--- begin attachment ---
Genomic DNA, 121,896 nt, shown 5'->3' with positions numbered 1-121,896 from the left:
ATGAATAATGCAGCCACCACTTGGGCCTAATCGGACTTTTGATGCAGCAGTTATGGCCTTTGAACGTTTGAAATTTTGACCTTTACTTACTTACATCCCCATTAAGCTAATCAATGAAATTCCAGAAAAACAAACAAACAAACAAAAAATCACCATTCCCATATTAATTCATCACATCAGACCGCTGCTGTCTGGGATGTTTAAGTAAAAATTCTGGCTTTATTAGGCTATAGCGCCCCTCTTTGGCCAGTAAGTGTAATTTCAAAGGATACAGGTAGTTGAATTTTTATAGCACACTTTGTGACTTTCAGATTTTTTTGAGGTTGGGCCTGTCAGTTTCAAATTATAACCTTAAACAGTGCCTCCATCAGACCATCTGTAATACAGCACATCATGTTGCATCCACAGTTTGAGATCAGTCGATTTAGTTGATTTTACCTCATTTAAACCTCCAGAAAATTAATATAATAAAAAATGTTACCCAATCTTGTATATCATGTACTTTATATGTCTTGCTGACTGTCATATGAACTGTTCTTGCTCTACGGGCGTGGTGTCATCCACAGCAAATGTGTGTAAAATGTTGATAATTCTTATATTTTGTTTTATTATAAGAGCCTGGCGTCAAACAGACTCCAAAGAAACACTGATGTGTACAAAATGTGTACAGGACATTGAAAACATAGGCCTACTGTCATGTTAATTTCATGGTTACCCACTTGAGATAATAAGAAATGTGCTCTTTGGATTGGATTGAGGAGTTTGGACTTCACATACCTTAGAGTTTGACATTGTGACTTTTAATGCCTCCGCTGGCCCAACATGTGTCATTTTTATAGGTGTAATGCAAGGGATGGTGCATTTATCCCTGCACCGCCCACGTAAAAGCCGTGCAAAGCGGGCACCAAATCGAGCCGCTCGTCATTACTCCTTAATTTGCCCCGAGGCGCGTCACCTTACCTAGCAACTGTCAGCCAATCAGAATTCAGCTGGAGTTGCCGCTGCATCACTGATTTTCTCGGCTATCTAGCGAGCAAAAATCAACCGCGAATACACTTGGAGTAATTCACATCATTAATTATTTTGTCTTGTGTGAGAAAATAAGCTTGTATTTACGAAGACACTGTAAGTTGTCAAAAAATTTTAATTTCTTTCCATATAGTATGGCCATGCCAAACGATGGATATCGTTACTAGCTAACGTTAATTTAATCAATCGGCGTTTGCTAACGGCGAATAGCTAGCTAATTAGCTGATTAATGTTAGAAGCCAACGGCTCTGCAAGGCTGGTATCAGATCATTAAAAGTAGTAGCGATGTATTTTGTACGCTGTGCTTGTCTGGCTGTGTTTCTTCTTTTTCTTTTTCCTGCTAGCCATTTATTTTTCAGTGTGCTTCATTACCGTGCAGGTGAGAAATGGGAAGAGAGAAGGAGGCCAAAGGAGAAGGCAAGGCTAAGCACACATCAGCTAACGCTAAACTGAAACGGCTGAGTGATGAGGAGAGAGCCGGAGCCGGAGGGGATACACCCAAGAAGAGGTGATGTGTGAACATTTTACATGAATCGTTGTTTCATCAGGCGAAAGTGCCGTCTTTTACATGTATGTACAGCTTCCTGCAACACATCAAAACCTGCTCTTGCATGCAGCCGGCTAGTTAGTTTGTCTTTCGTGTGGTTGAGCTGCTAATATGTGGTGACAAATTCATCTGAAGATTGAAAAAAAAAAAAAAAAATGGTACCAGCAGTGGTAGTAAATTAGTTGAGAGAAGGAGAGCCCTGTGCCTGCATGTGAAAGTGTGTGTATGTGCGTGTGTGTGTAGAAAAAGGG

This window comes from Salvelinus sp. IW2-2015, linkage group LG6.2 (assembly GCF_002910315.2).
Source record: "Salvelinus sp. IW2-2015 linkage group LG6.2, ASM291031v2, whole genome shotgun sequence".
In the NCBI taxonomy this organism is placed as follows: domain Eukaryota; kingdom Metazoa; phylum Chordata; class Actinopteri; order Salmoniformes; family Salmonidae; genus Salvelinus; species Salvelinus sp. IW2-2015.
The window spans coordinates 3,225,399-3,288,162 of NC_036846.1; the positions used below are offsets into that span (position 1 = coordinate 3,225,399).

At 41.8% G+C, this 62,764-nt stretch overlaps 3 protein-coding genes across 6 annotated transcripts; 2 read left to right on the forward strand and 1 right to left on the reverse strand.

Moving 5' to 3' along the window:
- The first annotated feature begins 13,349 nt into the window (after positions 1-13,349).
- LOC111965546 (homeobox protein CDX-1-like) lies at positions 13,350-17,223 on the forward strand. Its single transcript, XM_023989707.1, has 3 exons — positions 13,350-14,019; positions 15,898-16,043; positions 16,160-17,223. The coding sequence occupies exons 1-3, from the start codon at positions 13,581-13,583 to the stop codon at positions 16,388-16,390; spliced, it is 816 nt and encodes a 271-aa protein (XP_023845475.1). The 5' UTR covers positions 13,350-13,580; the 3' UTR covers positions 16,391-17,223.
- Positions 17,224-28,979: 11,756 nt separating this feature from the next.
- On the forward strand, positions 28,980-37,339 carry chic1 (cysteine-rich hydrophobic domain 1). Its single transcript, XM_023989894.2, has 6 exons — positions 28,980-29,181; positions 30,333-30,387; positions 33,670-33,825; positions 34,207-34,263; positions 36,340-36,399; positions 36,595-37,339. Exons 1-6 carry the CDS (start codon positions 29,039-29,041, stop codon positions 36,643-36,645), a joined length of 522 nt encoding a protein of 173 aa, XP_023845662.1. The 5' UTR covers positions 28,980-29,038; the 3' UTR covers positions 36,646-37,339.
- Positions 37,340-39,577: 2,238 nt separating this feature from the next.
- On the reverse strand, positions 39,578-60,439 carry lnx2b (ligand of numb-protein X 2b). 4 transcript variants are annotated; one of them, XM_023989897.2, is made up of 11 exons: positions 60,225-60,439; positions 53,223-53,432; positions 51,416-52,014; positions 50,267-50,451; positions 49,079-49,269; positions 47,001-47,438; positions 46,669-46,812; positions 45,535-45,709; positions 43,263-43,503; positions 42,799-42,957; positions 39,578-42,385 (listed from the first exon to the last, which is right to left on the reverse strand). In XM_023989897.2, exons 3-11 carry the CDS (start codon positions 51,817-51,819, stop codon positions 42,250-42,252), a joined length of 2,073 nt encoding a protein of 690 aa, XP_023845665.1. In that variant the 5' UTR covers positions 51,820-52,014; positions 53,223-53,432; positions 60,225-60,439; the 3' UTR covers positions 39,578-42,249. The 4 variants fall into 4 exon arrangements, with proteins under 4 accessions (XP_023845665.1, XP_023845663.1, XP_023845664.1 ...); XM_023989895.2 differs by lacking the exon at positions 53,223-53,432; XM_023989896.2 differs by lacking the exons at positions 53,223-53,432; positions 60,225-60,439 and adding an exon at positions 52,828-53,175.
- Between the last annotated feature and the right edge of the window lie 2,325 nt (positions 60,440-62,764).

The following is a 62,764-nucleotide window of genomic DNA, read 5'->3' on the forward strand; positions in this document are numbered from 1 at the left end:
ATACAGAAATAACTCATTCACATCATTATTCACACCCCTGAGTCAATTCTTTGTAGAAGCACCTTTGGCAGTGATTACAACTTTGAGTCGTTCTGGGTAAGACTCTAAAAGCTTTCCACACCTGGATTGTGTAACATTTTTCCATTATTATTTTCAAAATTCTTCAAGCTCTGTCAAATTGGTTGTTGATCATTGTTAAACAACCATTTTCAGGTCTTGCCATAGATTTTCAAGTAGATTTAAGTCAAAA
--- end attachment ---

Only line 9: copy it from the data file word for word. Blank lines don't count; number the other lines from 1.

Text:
- The first annotated feature begins 13,349 nt into the window (after positions 1-13,349).